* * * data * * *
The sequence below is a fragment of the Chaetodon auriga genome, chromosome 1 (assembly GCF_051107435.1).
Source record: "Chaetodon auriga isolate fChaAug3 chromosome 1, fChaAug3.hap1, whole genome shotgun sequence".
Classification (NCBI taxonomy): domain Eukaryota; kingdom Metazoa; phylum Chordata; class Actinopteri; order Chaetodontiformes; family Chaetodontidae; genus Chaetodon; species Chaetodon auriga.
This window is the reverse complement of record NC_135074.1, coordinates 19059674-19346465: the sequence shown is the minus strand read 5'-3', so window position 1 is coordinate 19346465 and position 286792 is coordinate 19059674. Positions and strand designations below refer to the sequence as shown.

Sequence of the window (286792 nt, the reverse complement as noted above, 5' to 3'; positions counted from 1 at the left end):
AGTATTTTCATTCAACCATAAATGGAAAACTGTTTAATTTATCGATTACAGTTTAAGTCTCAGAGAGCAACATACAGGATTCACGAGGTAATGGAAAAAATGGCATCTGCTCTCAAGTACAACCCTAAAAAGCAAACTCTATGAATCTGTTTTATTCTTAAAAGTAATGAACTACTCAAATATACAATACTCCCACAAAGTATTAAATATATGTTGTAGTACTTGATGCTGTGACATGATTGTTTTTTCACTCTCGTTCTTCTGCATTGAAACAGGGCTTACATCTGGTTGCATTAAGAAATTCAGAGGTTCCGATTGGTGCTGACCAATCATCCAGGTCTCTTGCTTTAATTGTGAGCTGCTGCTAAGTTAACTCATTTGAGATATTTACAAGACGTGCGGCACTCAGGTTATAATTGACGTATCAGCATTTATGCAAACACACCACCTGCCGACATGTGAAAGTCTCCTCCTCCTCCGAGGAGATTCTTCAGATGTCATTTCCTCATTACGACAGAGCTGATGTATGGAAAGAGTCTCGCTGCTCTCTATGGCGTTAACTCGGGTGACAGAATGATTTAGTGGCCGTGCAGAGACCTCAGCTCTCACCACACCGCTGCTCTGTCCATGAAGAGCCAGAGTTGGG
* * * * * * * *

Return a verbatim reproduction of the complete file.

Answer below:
The sequence below is a fragment of the Chaetodon auriga genome, chromosome 1 (assembly GCF_051107435.1).
Source record: "Chaetodon auriga isolate fChaAug3 chromosome 1, fChaAug3.hap1, whole genome shotgun sequence".
Classification (NCBI taxonomy): domain Eukaryota; kingdom Metazoa; phylum Chordata; class Actinopteri; order Chaetodontiformes; family Chaetodontidae; genus Chaetodon; species Chaetodon auriga.
This window is the reverse complement of record NC_135074.1, coordinates 19059674-19346465: the sequence shown is the minus strand read 5'-3', so window position 1 is coordinate 19346465 and position 286792 is coordinate 19059674. Positions and strand designations below refer to the sequence as shown.

Sequence of the window (286792 nt, the reverse complement as noted above, 5' to 3'; positions counted from 1 at the left end):
AGTATTTTCATTCAACCATAAATGGAAAACTGTTTAATTTATCGATTACAGTTTAAGTCTCAGAGAGCAACATACAGGATTCACGAGGTAATGGAAAAAATGGCATCTGCTCTCAAGTACAACCCTAAAAAGCAAACTCTATGAATCTGTTTTATTCTTAAAAGTAATGAACTACTCAAATATACAATACTCCCACAAAGTATTAAATATATGTTGTAGTACTTGATGCTGTGACATGATTGTTTTTTCACTCTCGTTCTTCTGCATTGAAACAGGGCTTACATCTGGTTGCATTAAGAAATTCAGAGGTTCCGATTGGTGCTGACCAATCATCCAGGTCTCTTGCTTTAATTGTGAGCTGCTGCTAAGTTAACTCATTTGAGATATTTACAAGACGTGCGGCACTCAGGTTATAATTGACGTATCAGCATTTATGCAAACACACCACCTGCCGACATGTGAAAGTCTCCTCCTCCTCCGAGGAGATTCTTCAGATGTCATTTCCTCATTACGACAGAGCTGATGTATGGAAAGAGTCTCGCTGCTCTCTATGGCGTTAACTCGGGTGACAGAATGATTTAGTGGCCGTGCAGAGACCTCAGCTCTCACCACACCGCTGCTCTGTCCATGAAGAGCCAGAGTTGGG